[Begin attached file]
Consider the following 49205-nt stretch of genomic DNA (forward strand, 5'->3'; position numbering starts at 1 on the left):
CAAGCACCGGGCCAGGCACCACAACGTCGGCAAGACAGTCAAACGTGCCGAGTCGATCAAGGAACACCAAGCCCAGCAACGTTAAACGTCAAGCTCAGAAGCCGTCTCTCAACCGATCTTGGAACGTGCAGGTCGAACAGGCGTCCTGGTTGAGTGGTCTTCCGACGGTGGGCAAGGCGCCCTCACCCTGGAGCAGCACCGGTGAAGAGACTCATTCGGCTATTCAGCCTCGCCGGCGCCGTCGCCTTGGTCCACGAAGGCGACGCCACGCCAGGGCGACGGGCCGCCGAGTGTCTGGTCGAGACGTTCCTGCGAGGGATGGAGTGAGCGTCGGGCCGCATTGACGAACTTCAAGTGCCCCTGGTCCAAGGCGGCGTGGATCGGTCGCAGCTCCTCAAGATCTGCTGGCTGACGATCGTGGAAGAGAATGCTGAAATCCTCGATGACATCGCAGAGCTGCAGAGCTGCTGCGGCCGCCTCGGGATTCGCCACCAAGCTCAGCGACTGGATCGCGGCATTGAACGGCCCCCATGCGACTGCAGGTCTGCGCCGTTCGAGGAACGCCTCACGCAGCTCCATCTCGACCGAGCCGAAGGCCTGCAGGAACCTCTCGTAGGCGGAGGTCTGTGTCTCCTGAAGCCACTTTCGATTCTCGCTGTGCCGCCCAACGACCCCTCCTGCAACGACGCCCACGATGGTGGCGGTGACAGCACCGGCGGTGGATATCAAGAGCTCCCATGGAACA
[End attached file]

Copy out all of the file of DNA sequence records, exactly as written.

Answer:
Consider the following 49205-nt stretch of genomic DNA (forward strand, 5'->3'; position numbering starts at 1 on the left):
CAAGCACCGGGCCAGGCACCACAACGTCGGCAAGACAGTCAAACGTGCCGAGTCGATCAAGGAACACCAAGCCCAGCAACGTTAAACGTCAAGCTCAGAAGCCGTCTCTCAACCGATCTTGGAACGTGCAGGTCGAACAGGCGTCCTGGTTGAGTGGTCTTCCGACGGTGGGCAAGGCGCCCTCACCCTGGAGCAGCACCGGTGAAGAGACTCATTCGGCTATTCAGCCTCGCCGGCGCCGTCGCCTTGGTCCACGAAGGCGACGCCACGCCAGGGCGACGGGCCGCCGAGTGTCTGGTCGAGACGTTCCTGCGAGGGATGGAGTGAGCGTCGGGCCGCATTGACGAACTTCAAGTGCCCCTGGTCCAAGGCGGCGTGGATCGGTCGCAGCTCCTCAAGATCTGCTGGCTGACGATCGTGGAAGAGAATGCTGAAATCCTCGATGACATCGCAGAGCTGCAGAGCTGCTGCGGCCGCCTCGGGATTCGCCACCAAGCTCAGCGACTGGATCGCGGCATTGAACGGCCCCCATGCGACTGCAGGTCTGCGCCGTTCGAGGAACGCCTCACGCAGCTCCATCTCGACCGAGCCGAAGGCCTGCAGGAACCTCTCGTAGGCGGAGGTCTGTGTCTCCTGAAGCCACTTTCGATTCTCGCTGTGCCGCCCAACGACCCCTCCTGCAACGACGCCCACGATGGTGGCGGTGACAGCACCGGCGGTGGATATCAAGAGCTCCCATGGAACA